NGOs urge the EU to address biodiversity goals in its next budget

Published 16:02 on July 9, 2024  /  Last updated at 16:02 on July 9, 2024  / Giada Ferraglioni /  Biodiversity, EMEA

Well-targeted financing through the next Multiannual Financial Framework (MFF) is crucial for achieving EU biodiversity goals, including the establishment of a dedicated conservation and restoration fund, a campaign group has said.

Well-targeted financing through the next Multiannual Financial Framework (MFF) is crucial for achieving EU biodiversity goals, including the establishment of a dedicated conservation and restoration fund, a campaign group has said.

Prague-based CEE Bankwatch released a joint statement penned by several EU environmental NGOs, calling on governments not to leave aside biodiversity during the ongoing discussion around the bloc’s long-term budget for 2028-35, due to be finalised by 2025.

BirdLife International, WWF, the European Environmental Bureau (EEB), and ClientEarth are among the signatories.

“The EU’s current strategy predominantly focuses on integrating biodiversity financing into broader funding streams and sectors,” the document said.

“However, this approach often results in biodiversity having to compete for resources with other sectors, many of which enjoy stronger political backing from national governments. Consequently, biodiversity projects … are overshadowed by large-scale, expensive infrastructure projects that promise more immediate outcomes.”

To address the issue and bridge the funding gap efficiently, the group drafted three policy proposals:

  • Establishing a dedicated biodiversity conservation and restoration fund in the next MFF;
  • Strengthening biodiversity mainstreaming through all EU funding programmes;
  • Preventing EU funds from financing investments that damage biodiversity.

According to the group, creating a targeted nature fund would guarantee EU funding to back effective activities, reduce greenwashing, and enable accurate expenditure accounting.

“The nature fund should encompass a range of activities that contribute directly to the goals of the 2030 Biodiversity Strategy, the Nature Restoration Law, and the Nature Directives,” the document said.

“These include the establishment, management, and long-term financing of protected areas, control and management of invasive species, habitat restoration, biodiversity monitoring, and citizens’ science projects.”

With the exception of the LIFE programme – the only EU funding initiative entirely dedicated to environmental, climate, and energy goals – EU biodiversity funding to date is allocated through a series of existing funds and programmes designed for delivering various sectoral objectives.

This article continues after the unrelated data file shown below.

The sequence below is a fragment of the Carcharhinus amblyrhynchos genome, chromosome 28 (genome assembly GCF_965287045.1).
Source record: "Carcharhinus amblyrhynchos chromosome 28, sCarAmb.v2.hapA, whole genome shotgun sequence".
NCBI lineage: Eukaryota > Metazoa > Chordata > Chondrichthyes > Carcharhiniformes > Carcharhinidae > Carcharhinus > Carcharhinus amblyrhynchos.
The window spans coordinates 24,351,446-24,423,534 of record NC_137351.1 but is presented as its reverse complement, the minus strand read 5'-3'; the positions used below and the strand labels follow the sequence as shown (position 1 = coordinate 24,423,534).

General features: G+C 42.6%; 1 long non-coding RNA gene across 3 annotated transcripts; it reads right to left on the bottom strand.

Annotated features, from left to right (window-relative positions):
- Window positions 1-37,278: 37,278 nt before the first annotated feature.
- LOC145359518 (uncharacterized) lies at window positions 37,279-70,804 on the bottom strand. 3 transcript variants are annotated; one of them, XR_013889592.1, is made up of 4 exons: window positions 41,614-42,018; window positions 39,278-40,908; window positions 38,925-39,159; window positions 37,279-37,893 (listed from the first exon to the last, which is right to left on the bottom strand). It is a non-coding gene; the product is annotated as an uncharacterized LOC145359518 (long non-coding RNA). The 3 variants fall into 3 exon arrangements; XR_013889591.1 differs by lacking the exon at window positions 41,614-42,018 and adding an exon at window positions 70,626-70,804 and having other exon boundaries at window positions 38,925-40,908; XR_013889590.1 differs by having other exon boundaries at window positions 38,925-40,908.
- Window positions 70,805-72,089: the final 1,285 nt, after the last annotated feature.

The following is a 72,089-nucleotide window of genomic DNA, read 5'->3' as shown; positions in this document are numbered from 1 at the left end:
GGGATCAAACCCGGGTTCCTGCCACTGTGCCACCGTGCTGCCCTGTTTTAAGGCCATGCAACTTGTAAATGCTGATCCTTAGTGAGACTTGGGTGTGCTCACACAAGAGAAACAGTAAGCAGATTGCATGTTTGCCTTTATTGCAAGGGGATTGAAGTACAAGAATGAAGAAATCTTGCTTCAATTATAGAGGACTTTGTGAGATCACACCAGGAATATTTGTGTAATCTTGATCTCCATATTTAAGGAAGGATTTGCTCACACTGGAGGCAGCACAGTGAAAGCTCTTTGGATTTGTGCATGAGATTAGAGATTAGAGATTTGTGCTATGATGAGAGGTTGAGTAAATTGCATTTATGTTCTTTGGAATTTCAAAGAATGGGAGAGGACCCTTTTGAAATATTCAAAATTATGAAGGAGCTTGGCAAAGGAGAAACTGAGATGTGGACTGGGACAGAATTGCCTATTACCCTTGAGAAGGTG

“Under the current funding structure, EU funds for biodiversity are in constant conflict with the interests of other sectors, which leads to trade-offs and competition between and within these sectors,” Daniel Thomson, EU policy officer for biodiversity at CEE Bankwatch Network, told Carbon Pulse.

“One way this can be achieved is by establishing a dedicated nature fund to ensure a more efficient and targeted use of EU funds for biodiversity.”

The group also urged member states to develop a methodology to accurately track biodiversity spending, prioritising on-site visits to assess the impacts of funding.

“The methodology should focus only on dedicated biodiversity conservation and restoration projects rather than assuming benefits from projects in other sectors,” the document said.

“It should also focus on the outcomes of expenditure, including whether the funds have produced a positive result for biodiversity, rather than simply the monetary value.”


“More than ever biodiversity is underfunded by the EU budget, we need to change that in the next negotiations to bridge a biodiversity financing gap of €186.89 billion,” Thomas Freisinger, senior policy officer at EuroNatur, one of the NGOs that signed the recommendations, told Carbon Pulse.

Additional funding for halting and reversing biodiversity loss can be found by reforming and reallocating subsidies that are harmful to nature, the group said.

As widely said by experts and environmentalists, those subsidies are among the main threat to biodiversity. The Kunming-Montreal Global Biodiversity Framework calls for their reduction by at least $500 bln per year under target 18.

In its document, the group called on EU institutions to implement a legally binding methodology to define environmentally harmful subsidies so all member states identify the same subsidies as harmful.

“Addressing the biodiversity crisis depends not only on the EU’s capacity to allocate sufficient and well-targeted financial resources to protect and restore nature, but also on a commitment to stop financing projects that harm the environment,” the document said.

In a report published in May, the WWF European Policy Office estimated that EU countries are directing between €34 bln and €48 bln of European subsidies annually into activities that harm biodiversity, with the majority of them allocated to agriculture.

Up to 60% of the EU’s Common Agricultural Policy (CAP) funding is spent by member states on large-scale unsustainable farming and forestry activities, totalling €32.1 bln annually, the WWF said.

By Giada Ferraglioni –

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